Support of the Brownback-Landrieu Human Cloning
INTERNATIONAL OFFICE OF COMMUNICATIONS - THE CHARISMATIC
CONTACT: ARCHBISHOP RANDOLPH SLY (703) 404-0754 / firstname.lastname@example.org
FOR RELEASE TO PRINT AND ELECTRONIC MEDIA: MAY 7, 2002
I am Randolph Sly, Archbishop of the Eastern Province of
the International Communion of the Charismatic Episcopal Church,
Board Member of CEC For Life, and Chairman of the Board for
Common Good. The Charismatic Episcopal Church, along CEC For
Life, the Pro-life expression of our church, places our full
support behind the passage of Senate Bill #1899, entitled
the "Brownback-Landrieu Human Cloning Prohibition Act."
In John Naisbitt's book High Tech/High Touch, Theologian
Dr. Donald Shriver is quoted as saying, "The power of scientific
curiosity, technological ambition, and economic profit are
together a very formidable power." This quote comes from the
chapter on genetic technology and bioethics. We are all here
today because of the truth of this quote.
That a debate over the viability of human cloning is even
taking place reveals that the boundaries of responsible inquiry
and morally legitimate experimentation have been moved. Citing
ambitious claims for health and healing which, according to
many reputable scientists and physicians, dwell within the
realm of science fiction, civil authority is now on the verge
of caving in on this issue.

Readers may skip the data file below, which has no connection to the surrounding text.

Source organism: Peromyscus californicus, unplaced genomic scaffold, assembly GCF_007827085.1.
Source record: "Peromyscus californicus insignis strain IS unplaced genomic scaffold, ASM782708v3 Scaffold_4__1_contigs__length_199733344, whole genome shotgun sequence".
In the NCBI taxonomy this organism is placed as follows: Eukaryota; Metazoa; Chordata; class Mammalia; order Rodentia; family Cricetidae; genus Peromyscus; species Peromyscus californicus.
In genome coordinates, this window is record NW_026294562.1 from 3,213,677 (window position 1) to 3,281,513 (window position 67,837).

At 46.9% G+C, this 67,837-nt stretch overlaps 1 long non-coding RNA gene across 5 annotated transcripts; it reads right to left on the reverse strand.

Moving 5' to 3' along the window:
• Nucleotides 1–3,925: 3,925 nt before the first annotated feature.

Our unified presence here today is about more than just the
passage of a Senate bill. The actions of our nation in the
area of human cloning have implications far beyond our borders
and even our time in history. What we do now will have significant
implications for all of humanity in all future generations.
The horrors of the holocaust during World War II were not
only found in the ovens and gas chambers but also in the laboratories
of genetic experimentation. We decried that dehumanization
as a travesty, but now seem ready to enter into a sequel,
where those who have no voice will again become victims in
the quest for innovation.
As a communion, we continue to affirm current genetic research,
which is morally sound and has scientific integrity. We further
encourage the passage of this bill as a sign of the good faith
of this nation to preserve the inalienable rights of every
person from the time of conception. As Dr. Seuss states in
his children's classic Horton Hears A Who, "a person's
a person, no matter how small."
The Most Rev. Randolph Sly is the Archbishop of the Eastern
Province and the Diocese of the Potomac as well as serving
as Supervising Archbishop for the International Office of
Communications and as a board member for CEC For Life in the
International Communion of the Charismatic Episcopal Church.
He is also rector of the Cathedral Church of the Transfiguration
in the Washington D.C. metroplex. In his thirty years of ministry,
he has become a popular speaker and published author on a
variety of topics including public policy, ethics and culture
from a Christian perspective. He was a contributor to the
chapter on genetics in John Naisbitt's book High Tech/High